Our friend D Michael Thorn, long time Yes fan and fellow bassist, has got in touch sharing his memories of Turn of the Century being played live in 1977 :
” (…) Chris tuned his bass CADG. I saw them here Oct 8, 1977 on the GftO tour. I was in front of Chris at the stage barricade, so I was less than 3 meters from his pedals and mic stand. I remember watching him play this song where he would play the harmonic at the 12th fret of the E string, but it sounded a C. Also, noticed that he uses lots of upstrokes while playing this song, as opposed to the usual downstrokes. As for the pedals, I’m not sure if he recorded those or not, but live he would often use them and his effects in places that weren’t on the recordings.”
This is indeed great information. Not only Chris did use the Triumph bass to reach the high F sharp on the 23rd fret, as he also played the bass tuned in a low C, using the 12th fret harmonic to play the C I am playing on the 8th fret. I must say I did think about this possibility after watching the recent shows where Chris did use a low C on his Tobias extended range, but then I “decided” that it was something he came up with in the last 2 decades. With this information from D Michael Thorn, we find Chris using a low C back in 1977, which is only as adventurous as he’s always been… I have no idea how many bass players had made this kind of tuning back then!
So, my version, stays as “friendly” for standard tuning, but I will try to re-listen again the whole song to listen to that open low C. Of course the other passage which would suffer some changes are the octave leaps in E, in which now I would have to use the 4th fret of the E string, rather than the open string.
Thank you very much, Michael, for your insight on Chris’ playing!
Turn Of The Century – Undoubtedly one of the most beautiful Yessongs of all, and again, with one of the most fascinating basslines by Chris Squire. Many peculiarities about it as well. Chris played a Gibson Triumph bass, which is a short scale bass. The tone is quite different from the usual, more discrete and less aggressive. However, it allowed Chris to play the higher registers a lot, due to the large number of frets, going to a high F sharp. I asked my good friend Américo Silva at Music Light for one of his basses which had that range and I chose his beautiful blue Alembic Essence. The tone of the bass is wonderful and I really couldn’t seem to achieve the same “middy” timbre of the Triumph bass. Doing a lot of EQ would rather spoil the Alembic’s tone, so I opted to let the bass speak by itself. The bassline is, again, exquisite – not a single note is played with less care than the other, and often seems to leave the main chord tones, to derive as a counter melody, sometimes beautifully dissonant. In addition, the bass pedals work bring even more drama – as Chris plays also some very bold passages with scales provoking chord inversions, suspensions and yet more dissonance. I listened to several bootlegs and footage of the 1976 sessions to try to compute how the bass pedal line could be played, as the album version is almost criminally undermixed on the pedals (as it happened on some other Yes albums such as Tormato). In fact, I believe that there are more bass pedal passages on the song but the ones I played were the ones I thought had the best chance to be right. Let’s hope that more new formats of mixes will come out, as it seems to be a trend nowadays, and they this part of Chris Squire’s work will come to the surface so we finally get to hear more of his treasures!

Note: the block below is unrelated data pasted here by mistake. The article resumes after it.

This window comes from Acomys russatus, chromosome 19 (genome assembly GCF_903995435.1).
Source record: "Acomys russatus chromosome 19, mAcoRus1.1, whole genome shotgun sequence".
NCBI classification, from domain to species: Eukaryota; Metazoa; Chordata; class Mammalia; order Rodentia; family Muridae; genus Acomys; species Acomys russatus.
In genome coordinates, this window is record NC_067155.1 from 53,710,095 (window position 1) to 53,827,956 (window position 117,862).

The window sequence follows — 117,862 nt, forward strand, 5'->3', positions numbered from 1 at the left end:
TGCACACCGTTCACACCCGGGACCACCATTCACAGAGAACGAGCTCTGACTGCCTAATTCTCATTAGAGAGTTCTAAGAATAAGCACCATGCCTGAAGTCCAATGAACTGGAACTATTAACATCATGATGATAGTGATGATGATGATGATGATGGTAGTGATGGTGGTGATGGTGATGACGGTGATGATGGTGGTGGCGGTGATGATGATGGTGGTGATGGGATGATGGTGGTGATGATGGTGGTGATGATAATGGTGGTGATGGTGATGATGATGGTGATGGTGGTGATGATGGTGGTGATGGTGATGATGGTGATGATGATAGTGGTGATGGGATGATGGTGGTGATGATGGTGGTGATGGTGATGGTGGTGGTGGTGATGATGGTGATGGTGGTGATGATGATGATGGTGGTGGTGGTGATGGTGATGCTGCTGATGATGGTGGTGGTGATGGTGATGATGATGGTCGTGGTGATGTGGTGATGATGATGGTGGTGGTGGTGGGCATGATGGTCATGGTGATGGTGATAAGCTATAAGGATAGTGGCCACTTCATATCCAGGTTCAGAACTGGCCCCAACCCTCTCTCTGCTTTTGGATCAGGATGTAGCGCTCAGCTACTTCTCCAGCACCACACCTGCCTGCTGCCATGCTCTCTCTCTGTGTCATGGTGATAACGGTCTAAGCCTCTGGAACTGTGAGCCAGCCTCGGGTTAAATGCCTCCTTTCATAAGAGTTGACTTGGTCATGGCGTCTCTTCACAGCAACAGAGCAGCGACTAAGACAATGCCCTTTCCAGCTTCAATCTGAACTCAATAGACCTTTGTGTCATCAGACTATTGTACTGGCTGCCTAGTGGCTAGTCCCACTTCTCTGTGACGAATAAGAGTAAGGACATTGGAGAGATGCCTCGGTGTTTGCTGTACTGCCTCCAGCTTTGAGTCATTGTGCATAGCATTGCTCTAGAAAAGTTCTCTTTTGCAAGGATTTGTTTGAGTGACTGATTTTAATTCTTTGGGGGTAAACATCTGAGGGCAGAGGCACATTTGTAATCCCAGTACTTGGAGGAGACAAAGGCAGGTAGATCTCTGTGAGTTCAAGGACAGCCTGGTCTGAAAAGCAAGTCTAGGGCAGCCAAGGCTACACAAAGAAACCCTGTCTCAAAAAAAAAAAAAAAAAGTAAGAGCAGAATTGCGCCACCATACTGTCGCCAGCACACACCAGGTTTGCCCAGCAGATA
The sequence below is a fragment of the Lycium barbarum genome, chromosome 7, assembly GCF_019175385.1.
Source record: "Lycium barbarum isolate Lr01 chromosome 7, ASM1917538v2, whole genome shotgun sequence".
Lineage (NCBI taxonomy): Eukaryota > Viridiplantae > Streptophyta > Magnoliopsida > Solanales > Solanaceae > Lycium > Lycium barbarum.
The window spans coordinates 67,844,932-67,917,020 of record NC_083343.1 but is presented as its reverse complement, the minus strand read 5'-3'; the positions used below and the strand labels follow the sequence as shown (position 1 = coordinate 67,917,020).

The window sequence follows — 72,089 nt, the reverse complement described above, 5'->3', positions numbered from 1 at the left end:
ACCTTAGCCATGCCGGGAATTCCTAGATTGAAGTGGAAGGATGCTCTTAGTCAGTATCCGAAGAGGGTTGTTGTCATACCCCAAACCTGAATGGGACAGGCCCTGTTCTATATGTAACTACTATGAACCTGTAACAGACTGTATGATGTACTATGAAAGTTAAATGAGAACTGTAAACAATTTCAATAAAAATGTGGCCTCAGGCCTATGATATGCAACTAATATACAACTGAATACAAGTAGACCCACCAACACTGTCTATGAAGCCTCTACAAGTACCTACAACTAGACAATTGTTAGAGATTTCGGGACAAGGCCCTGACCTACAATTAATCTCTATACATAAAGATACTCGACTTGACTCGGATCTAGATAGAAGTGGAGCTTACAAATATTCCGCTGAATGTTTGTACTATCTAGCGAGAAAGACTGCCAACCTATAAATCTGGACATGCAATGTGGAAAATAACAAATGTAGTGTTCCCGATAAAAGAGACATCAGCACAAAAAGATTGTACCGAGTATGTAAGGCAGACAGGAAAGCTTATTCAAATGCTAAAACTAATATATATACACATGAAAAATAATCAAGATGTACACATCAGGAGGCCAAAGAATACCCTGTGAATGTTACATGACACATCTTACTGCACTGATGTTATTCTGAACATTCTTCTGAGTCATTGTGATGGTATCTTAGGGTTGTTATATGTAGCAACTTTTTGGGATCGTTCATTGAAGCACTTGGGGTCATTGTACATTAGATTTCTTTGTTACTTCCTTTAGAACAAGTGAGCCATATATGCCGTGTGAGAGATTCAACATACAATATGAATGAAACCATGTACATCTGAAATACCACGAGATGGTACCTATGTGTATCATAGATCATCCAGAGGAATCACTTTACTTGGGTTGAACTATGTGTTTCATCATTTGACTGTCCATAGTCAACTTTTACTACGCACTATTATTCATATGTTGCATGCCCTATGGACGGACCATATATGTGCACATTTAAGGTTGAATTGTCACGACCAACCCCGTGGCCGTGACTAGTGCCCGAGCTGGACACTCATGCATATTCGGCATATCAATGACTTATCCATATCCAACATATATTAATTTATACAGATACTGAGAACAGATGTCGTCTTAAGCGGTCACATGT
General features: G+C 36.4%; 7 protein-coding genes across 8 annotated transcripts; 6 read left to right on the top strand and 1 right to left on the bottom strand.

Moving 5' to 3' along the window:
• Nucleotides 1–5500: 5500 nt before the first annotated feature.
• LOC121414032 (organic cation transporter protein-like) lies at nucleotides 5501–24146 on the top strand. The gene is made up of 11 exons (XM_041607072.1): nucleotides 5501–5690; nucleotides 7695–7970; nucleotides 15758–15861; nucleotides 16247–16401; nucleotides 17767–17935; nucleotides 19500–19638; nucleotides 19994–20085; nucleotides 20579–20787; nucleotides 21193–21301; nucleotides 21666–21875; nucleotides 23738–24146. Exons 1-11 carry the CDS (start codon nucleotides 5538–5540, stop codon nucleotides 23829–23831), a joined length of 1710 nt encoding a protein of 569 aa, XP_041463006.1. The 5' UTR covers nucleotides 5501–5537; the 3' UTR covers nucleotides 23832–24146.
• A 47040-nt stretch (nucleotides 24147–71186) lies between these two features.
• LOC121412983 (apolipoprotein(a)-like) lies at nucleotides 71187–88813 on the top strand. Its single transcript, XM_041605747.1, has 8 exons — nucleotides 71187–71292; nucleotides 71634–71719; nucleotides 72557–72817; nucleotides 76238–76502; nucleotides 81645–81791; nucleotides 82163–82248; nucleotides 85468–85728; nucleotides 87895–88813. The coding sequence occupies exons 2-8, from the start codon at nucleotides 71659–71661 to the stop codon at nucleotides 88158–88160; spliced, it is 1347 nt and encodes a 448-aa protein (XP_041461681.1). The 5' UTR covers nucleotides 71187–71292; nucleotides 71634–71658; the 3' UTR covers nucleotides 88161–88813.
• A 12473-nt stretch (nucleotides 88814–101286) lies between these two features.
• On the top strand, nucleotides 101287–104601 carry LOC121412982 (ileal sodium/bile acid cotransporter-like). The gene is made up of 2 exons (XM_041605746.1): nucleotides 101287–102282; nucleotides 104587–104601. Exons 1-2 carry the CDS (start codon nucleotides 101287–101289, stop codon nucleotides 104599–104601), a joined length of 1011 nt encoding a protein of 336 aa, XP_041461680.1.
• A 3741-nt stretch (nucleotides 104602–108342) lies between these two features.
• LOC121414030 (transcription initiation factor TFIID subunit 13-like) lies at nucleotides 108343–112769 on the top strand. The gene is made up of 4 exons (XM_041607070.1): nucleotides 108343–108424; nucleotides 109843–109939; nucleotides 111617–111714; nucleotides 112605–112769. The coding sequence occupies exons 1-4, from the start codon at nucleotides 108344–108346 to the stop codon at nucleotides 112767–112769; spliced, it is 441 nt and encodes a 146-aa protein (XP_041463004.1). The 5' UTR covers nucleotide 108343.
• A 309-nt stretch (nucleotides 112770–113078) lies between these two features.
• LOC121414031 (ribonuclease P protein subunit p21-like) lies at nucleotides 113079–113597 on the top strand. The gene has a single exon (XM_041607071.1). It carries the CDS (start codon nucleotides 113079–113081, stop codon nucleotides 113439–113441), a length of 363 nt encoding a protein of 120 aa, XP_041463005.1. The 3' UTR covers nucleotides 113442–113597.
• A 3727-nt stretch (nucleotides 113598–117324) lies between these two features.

Montreux’s Theme is one of the most graceful bass lines written and performed by Chris Squire, with such a great interplay along with Alan White and Steve Howe. Do you know which bass did Chris play? Would you like to have a guess? Please take a listen to the sample more below and take your vote. Thank you very much!